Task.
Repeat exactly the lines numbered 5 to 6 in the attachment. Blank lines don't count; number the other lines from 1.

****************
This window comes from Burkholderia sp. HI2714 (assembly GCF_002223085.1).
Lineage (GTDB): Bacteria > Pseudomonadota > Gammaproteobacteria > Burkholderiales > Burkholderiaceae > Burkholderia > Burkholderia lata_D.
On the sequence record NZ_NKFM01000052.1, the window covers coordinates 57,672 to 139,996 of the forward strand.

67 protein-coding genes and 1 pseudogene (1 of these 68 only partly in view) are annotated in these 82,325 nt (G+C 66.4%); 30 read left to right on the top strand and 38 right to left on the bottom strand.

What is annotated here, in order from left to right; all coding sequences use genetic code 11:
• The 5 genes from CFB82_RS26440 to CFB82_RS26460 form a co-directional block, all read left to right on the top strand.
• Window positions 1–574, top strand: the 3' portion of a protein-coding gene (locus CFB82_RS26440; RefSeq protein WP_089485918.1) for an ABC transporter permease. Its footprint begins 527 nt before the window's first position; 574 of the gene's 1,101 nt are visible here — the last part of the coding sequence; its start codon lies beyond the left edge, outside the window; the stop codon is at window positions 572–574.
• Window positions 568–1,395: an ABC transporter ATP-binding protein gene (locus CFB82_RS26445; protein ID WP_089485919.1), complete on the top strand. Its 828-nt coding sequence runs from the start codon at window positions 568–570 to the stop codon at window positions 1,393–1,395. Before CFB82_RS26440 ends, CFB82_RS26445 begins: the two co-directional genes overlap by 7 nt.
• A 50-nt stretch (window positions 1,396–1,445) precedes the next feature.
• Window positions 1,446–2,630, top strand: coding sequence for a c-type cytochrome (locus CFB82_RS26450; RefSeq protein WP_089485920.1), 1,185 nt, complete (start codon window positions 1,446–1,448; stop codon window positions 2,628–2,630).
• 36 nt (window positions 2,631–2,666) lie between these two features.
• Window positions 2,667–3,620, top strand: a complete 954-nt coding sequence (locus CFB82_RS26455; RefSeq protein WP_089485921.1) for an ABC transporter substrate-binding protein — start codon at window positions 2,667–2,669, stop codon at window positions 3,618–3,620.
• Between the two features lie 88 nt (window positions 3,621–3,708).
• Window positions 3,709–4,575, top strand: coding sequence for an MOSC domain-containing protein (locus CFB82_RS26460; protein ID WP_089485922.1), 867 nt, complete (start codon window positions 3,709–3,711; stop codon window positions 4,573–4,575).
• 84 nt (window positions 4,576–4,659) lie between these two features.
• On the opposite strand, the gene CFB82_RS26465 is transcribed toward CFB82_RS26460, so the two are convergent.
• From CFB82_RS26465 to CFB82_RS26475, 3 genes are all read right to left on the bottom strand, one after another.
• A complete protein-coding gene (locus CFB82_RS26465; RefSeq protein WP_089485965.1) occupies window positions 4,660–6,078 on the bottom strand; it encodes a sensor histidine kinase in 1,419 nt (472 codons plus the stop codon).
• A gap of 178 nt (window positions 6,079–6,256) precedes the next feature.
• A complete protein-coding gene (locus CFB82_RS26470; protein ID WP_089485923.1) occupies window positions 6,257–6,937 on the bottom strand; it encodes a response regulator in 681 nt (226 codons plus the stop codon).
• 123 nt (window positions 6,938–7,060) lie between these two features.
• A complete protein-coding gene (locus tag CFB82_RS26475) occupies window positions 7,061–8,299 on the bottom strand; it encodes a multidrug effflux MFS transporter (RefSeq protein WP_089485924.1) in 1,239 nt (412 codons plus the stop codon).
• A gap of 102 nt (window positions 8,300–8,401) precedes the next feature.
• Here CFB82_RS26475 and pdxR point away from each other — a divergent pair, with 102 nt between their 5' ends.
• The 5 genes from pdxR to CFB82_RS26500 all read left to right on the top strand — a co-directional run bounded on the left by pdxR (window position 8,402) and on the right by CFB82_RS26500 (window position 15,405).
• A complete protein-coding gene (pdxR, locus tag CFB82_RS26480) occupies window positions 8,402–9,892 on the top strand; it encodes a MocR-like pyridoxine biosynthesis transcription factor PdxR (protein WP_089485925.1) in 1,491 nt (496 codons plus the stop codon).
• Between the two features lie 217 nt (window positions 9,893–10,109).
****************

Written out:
What is annotated here, in order from left to right; all coding sequences use genetic code 11:
• The 5 genes from CFB82_RS26440 to CFB82_RS26460 form a co-directional block, all read left to right on the top strand.